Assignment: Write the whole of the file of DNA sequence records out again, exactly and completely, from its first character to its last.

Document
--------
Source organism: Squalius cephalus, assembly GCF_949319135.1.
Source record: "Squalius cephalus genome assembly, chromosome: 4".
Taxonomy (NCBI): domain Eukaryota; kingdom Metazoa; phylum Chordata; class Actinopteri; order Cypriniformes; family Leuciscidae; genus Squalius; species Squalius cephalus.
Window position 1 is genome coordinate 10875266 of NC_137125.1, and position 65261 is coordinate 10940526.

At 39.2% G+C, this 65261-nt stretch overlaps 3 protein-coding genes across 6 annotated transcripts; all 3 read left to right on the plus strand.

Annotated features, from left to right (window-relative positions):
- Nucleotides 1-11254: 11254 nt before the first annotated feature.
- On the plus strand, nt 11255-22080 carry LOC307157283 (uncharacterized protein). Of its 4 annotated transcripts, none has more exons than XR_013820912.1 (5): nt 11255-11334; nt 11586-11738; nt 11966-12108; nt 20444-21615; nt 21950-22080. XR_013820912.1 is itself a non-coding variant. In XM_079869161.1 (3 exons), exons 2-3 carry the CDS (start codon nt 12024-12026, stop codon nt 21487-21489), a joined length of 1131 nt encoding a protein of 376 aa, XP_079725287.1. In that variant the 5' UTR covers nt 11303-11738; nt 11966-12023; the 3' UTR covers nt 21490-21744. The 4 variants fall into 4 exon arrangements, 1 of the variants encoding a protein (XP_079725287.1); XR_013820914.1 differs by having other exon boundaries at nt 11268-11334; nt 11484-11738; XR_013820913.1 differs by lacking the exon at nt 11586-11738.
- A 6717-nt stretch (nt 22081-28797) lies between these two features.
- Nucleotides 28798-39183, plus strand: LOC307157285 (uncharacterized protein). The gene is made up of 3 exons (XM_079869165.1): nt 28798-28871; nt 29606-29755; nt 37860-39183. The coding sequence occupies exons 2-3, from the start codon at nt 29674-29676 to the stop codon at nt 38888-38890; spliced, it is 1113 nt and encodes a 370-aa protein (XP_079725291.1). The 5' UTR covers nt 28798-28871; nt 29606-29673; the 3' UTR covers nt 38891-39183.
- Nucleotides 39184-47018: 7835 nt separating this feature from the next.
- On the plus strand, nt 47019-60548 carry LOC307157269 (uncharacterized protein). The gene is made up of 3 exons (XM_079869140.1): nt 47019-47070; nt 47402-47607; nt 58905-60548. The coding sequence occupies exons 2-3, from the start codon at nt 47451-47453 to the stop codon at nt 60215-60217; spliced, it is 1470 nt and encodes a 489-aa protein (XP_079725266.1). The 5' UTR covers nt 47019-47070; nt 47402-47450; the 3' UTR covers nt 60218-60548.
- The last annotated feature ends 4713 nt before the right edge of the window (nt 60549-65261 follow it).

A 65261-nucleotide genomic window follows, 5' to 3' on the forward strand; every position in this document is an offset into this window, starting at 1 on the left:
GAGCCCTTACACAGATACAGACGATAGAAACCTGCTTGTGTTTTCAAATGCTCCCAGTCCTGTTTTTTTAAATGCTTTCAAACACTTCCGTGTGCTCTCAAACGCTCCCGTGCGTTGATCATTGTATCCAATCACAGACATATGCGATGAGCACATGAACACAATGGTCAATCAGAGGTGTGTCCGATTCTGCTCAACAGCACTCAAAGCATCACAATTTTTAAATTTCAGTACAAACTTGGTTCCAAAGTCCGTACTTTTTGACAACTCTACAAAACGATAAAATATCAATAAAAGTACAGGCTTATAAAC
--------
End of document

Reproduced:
Source organism: Squalius cephalus, assembly GCF_949319135.1.
Source record: "Squalius cephalus genome assembly, chromosome: 4".
Taxonomy (NCBI): domain Eukaryota; kingdom Metazoa; phylum Chordata; class Actinopteri; order Cypriniformes; family Leuciscidae; genus Squalius; species Squalius cephalus.
Window position 1 is genome coordinate 10875266 of NC_137125.1, and position 65261 is coordinate 10940526.

At 39.2% G+C, this 65261-nt stretch overlaps 3 protein-coding genes across 6 annotated transcripts; all 3 read left to right on the plus strand.

Annotated features, from left to right (window-relative positions):
- Nucleotides 1-11254: 11254 nt before the first annotated feature.
- On the plus strand, nt 11255-22080 carry LOC307157283 (uncharacterized protein). Of its 4 annotated transcripts, none has more exons than XR_013820912.1 (5): nt 11255-11334; nt 11586-11738; nt 11966-12108; nt 20444-21615; nt 21950-22080. XR_013820912.1 is itself a non-coding variant. In XM_079869161.1 (3 exons), exons 2-3 carry the CDS (start codon nt 12024-12026, stop codon nt 21487-21489), a joined length of 1131 nt encoding a protein of 376 aa, XP_079725287.1. In that variant the 5' UTR covers nt 11303-11738; nt 11966-12023; the 3' UTR covers nt 21490-21744. The 4 variants fall into 4 exon arrangements, 1 of the variants encoding a protein (XP_079725287.1); XR_013820914.1 differs by having other exon boundaries at nt 11268-11334; nt 11484-11738; XR_013820913.1 differs by lacking the exon at nt 11586-11738.
- A 6717-nt stretch (nt 22081-28797) lies between these two features.
- Nucleotides 28798-39183, plus strand: LOC307157285 (uncharacterized protein). The gene is made up of 3 exons (XM_079869165.1): nt 28798-28871; nt 29606-29755; nt 37860-39183. The coding sequence occupies exons 2-3, from the start codon at nt 29674-29676 to the stop codon at nt 38888-38890; spliced, it is 1113 nt and encodes a 370-aa protein (XP_079725291.1). The 5' UTR covers nt 28798-28871; nt 29606-29673; the 3' UTR covers nt 38891-39183.
- Nucleotides 39184-47018: 7835 nt separating this feature from the next.
- On the plus strand, nt 47019-60548 carry LOC307157269 (uncharacterized protein). The gene is made up of 3 exons (XM_079869140.1): nt 47019-47070; nt 47402-47607; nt 58905-60548. The coding sequence occupies exons 2-3, from the start codon at nt 47451-47453 to the stop codon at nt 60215-60217; spliced, it is 1470 nt and encodes a 489-aa protein (XP_079725266.1). The 5' UTR covers nt 47019-47070; nt 47402-47450; the 3' UTR covers nt 60218-60548.
- The last annotated feature ends 4713 nt before the right edge of the window (nt 60549-65261 follow it).

A 65261-nucleotide genomic window follows, 5' to 3' on the forward strand; every position in this document is an offset into this window, starting at 1 on the left:
GAGCCCTTACACAGATACAGACGATAGAAACCTGCTTGTGTTTTCAAATGCTCCCAGTCCTGTTTTTTTAAATGCTTTCAAACACTTCCGTGTGCTCTCAAACGCTCCCGTGCGTTGATCATTGTATCCAATCACAGACATATGCGATGAGCACATGAACACAATGGTCAATCAGAGGTGTGTCCGATTCTGCTCAACAGCACTCAAAGCATCACAATTTTTAAATTTCAGTACAAACTTGGTTCCAAAGTCCGTACTTTTTGACAACTCTACAAAACGATAAAATATCAATAAAAGTACAGGCTTATAAAC